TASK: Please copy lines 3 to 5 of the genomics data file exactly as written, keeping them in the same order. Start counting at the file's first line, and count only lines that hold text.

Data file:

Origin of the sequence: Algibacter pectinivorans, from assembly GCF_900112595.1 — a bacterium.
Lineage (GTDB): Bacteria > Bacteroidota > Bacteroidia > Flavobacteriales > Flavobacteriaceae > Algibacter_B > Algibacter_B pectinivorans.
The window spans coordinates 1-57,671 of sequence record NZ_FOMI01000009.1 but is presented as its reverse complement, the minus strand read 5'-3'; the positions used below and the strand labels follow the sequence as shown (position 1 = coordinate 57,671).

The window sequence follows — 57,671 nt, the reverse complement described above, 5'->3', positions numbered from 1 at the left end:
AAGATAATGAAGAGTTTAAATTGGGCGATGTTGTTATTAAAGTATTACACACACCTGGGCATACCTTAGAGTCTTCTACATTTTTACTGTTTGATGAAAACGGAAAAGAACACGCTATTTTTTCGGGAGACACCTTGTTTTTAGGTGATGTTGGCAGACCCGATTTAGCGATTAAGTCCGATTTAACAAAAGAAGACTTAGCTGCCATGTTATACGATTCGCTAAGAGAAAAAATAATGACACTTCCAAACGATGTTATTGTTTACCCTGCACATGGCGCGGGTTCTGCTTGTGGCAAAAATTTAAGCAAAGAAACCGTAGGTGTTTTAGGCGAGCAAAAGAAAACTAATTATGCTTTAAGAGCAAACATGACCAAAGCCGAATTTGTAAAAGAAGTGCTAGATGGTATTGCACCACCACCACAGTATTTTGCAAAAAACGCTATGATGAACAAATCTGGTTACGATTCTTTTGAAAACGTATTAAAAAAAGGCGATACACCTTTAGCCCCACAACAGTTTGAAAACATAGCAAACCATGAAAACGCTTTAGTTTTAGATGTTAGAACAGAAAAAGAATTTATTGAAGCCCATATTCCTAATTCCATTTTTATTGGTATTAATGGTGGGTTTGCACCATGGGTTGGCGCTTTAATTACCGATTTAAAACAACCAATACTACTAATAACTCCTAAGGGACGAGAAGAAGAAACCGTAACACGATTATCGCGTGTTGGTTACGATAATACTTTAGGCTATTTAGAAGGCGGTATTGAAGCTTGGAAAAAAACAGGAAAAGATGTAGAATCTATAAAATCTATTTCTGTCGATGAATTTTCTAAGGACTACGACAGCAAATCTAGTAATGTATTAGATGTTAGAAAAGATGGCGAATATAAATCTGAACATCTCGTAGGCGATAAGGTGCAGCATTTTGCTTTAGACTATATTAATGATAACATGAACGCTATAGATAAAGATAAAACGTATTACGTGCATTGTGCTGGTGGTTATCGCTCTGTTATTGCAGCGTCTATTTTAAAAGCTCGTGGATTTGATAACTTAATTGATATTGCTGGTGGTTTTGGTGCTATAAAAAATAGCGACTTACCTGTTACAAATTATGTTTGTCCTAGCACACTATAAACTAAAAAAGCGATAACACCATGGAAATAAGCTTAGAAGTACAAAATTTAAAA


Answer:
The window spans coordinates 1-57,671 of sequence record NZ_FOMI01000009.1 but is presented as its reverse complement, the minus strand read 5'-3'; the positions used below and the strand labels follow the sequence as shown (position 1 = coordinate 57,671).

The window sequence follows — 57,671 nt, the reverse complement described above, 5'->3', positions numbered from 1 at the left end:
AAGATAATGAAGAGTTTAAATTGGGCGATGTTGTTATTAAAGTATTACACACACCTGGGCATACCTTAGAGTCTTCTACATTTTTACTGTTTGATGAAAACGGAAAAGAACACGCTATTTTTTCGGGAGACACCTTGTTTTTAGGTGATGTTGGCAGACCCGATTTAGCGATTAAGTCCGATTTAACAAAAGAAGACTTAGCTGCCATGTTATACGATTCGCTAAGAGAAAAAATAATGACACTTCCAAACGATGTTATTGTTTACCCTGCACATGGCGCGGGTTCTGCTTGTGGCAAAAATTTAAGCAAAGAAACCGTAGGTGTTTTAGGCGAGCAAAAGAAAACTAATTATGCTTTAAGAGCAAACATGACCAAAGCCGAATTTGTAAAAGAAGTGCTAGATGGTATTGCACCACCACCACAGTATTTTGCAAAAAACGCTATGATGAACAAATCTGGTTACGATTCTTTTGAAAACGTATTAAAAAAAGGCGATACACCTTTAGCCCCACAACAGTTTGAAAACATAGCAAACCATGAAAACGCTTTAGTTTTAGATGTTAGAACAGAAAAAGAATTTATTGAAGCCCATATTCCTAATTCCATTTTTATTGGTATTAATGGTGGGTTTGCACCATGGGTTGGCGCTTTAATTACCGATTTAAAACAACCAATACTACTAATAACTCCTAAGGGACGAGAAGAAGAAACCGTAACACGATTATCGCGTGTTGGTTACGATAATACTTTAGGCTATTTAGAAGGCGGTATTGAAGCTTGGAAAAAAACAGGAAAAGATGTAGAATCTATAAAATCTATTTCTGTCGATGAATTTTCTAAGGACTACGACAGCAAATCTAGTAATGTATTAGATGTTAGAAAAGATGGCGAATATAAATCTGAACATCTCGTAGGCGATAAGGTGCAGCATTTTGCTTTAGACTATATTAATGATAACATGAACGCTATAGATAAAGATAAAACGTATTACGTGCATTGTGCTGGTGGTTATCGCTCTGTTATTGCAGCGTCTATTTTAAAAGCTCGTGGATTTGATAACTTAATTGATATTGCTGGTGGTTTTGGTGCTATAAAAAATAGCGACTTACCTGTTACAAATTATGTTTGTCCTAGCACACTATAAACTAAAAAAGCGATAACACCATGGAAATAAGCTTAGAAGTACAAAATTTAAAA